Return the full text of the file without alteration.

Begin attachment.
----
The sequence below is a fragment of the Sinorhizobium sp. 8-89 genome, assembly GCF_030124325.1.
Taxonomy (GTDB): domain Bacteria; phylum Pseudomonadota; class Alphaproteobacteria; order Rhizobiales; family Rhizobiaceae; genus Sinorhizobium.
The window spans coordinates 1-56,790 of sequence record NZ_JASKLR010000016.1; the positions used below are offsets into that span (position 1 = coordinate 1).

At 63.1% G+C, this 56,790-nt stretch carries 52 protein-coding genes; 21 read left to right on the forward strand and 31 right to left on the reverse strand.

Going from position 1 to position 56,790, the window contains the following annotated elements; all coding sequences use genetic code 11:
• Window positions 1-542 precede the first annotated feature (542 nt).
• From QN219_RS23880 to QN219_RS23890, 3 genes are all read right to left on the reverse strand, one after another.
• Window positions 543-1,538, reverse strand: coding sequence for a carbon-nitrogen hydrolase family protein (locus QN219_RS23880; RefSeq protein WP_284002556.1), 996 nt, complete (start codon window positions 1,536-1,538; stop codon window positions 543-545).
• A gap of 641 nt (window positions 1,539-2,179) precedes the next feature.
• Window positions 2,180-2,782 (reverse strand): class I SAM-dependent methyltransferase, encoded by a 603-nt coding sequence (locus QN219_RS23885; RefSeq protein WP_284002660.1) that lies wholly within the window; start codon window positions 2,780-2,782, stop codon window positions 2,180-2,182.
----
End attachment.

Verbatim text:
The sequence below is a fragment of the Sinorhizobium sp. 8-89 genome, assembly GCF_030124325.1.
Taxonomy (GTDB): domain Bacteria; phylum Pseudomonadota; class Alphaproteobacteria; order Rhizobiales; family Rhizobiaceae; genus Sinorhizobium.
The window spans coordinates 1-56,790 of sequence record NZ_JASKLR010000016.1; the positions used below are offsets into that span (position 1 = coordinate 1).

At 63.1% G+C, this 56,790-nt stretch carries 52 protein-coding genes; 21 read left to right on the forward strand and 31 right to left on the reverse strand.

Going from position 1 to position 56,790, the window contains the following annotated elements; all coding sequences use genetic code 11:
• Window positions 1-542 precede the first annotated feature (542 nt).
• From QN219_RS23880 to QN219_RS23890, 3 genes are all read right to left on the reverse strand, one after another.
• Window positions 543-1,538, reverse strand: coding sequence for a carbon-nitrogen hydrolase family protein (locus QN219_RS23880; RefSeq protein WP_284002556.1), 996 nt, complete (start codon window positions 1,536-1,538; stop codon window positions 543-545).
• A gap of 641 nt (window positions 1,539-2,179) precedes the next feature.
• Window positions 2,180-2,782 (reverse strand): class I SAM-dependent methyltransferase, encoded by a 603-nt coding sequence (locus QN219_RS23885; RefSeq protein WP_284002660.1) that lies wholly within the window; start codon window positions 2,780-2,782, stop codon window positions 2,180-2,182.